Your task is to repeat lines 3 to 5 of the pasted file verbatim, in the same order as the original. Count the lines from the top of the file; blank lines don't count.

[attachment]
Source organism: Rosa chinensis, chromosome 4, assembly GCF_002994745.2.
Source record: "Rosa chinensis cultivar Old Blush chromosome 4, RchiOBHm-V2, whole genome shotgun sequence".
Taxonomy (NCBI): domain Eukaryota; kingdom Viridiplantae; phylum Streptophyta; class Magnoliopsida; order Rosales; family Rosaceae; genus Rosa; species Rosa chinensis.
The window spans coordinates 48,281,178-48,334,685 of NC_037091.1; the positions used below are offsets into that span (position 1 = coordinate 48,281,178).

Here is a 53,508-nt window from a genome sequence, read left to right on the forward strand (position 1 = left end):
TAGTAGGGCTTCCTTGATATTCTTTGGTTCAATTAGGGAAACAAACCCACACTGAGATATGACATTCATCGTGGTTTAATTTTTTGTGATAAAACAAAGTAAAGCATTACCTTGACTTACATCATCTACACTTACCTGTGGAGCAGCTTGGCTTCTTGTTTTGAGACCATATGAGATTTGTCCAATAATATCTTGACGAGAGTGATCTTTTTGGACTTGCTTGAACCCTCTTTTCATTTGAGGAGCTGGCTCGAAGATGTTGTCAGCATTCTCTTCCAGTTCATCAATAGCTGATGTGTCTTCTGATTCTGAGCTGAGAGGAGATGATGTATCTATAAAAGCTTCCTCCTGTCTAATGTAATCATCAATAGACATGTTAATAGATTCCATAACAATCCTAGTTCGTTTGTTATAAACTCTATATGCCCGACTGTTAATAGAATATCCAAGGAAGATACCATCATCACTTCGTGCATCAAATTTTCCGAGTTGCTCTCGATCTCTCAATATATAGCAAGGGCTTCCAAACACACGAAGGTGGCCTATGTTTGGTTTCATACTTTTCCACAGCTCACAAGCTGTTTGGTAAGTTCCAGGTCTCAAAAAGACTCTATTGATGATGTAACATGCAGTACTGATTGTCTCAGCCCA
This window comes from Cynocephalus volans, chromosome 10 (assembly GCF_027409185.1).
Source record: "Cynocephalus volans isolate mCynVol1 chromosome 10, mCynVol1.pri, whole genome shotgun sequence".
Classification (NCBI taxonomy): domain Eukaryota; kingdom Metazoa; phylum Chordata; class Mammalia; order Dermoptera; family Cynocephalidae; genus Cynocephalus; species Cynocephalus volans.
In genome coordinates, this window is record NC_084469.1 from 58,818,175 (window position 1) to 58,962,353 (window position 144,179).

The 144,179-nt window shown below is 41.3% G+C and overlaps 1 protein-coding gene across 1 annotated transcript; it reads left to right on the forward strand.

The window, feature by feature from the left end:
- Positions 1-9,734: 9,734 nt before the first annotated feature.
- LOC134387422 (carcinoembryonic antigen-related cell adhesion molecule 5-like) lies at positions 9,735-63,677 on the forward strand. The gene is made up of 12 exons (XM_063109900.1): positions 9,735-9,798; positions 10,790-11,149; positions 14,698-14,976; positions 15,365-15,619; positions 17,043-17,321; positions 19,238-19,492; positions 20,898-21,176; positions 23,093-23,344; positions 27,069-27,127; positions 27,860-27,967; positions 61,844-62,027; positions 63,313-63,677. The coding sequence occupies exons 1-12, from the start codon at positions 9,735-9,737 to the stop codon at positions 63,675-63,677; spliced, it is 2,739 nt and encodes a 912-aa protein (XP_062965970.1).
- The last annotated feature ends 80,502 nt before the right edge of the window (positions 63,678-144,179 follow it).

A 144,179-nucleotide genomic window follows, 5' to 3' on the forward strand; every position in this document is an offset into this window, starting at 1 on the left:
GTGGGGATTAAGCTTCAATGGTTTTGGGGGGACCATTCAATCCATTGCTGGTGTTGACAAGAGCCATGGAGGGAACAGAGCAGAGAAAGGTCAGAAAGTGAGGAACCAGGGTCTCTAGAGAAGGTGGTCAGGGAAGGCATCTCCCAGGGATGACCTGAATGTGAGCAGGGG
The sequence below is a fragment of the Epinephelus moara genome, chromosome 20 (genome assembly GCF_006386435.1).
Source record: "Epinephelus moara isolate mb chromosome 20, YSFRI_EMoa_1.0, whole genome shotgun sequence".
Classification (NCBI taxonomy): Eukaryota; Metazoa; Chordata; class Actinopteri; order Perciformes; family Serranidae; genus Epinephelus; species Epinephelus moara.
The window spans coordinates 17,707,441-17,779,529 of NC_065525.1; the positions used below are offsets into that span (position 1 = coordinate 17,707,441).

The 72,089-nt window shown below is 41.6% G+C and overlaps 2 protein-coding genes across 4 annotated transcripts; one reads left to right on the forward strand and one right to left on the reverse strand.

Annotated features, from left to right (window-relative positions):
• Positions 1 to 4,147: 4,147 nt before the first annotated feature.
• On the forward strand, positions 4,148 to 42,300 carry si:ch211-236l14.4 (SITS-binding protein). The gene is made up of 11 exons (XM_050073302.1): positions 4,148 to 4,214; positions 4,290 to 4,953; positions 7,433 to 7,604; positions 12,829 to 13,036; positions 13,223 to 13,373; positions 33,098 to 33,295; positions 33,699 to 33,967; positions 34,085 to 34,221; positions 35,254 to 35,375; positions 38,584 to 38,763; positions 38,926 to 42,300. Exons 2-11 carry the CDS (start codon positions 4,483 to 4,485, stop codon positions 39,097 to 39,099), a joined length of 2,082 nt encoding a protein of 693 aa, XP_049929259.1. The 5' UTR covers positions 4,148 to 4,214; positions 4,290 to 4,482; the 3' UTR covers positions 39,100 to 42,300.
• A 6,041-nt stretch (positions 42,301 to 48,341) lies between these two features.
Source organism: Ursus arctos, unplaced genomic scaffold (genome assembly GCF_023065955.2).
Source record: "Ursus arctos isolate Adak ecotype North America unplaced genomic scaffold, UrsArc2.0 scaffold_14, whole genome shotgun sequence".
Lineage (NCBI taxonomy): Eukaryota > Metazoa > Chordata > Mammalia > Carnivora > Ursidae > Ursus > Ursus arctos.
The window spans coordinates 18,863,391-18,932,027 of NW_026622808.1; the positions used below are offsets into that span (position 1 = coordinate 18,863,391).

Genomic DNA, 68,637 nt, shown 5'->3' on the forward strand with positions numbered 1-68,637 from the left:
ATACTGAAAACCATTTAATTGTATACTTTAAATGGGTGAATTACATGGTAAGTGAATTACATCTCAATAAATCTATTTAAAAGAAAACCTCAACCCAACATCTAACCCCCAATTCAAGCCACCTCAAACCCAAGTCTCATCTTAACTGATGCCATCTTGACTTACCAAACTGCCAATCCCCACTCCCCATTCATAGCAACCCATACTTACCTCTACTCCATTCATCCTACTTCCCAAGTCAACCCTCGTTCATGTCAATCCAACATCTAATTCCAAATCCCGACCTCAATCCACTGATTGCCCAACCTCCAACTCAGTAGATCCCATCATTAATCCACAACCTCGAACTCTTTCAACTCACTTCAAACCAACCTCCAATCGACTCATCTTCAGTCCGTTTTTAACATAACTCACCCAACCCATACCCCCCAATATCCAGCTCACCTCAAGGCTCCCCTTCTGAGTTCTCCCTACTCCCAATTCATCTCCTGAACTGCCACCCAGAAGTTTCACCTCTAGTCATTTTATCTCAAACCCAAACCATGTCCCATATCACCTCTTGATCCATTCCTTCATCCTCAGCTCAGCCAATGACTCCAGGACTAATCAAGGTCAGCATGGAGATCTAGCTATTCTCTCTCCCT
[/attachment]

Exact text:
Taxonomy (NCBI): domain Eukaryota; kingdom Viridiplantae; phylum Streptophyta; class Magnoliopsida; order Rosales; family Rosaceae; genus Rosa; species Rosa chinensis.
The window spans coordinates 48,281,178-48,334,685 of NC_037091.1; the positions used below are offsets into that span (position 1 = coordinate 48,281,178).

Here is a 53,508-nt window from a genome sequence, read left to right on the forward strand (position 1 = left end):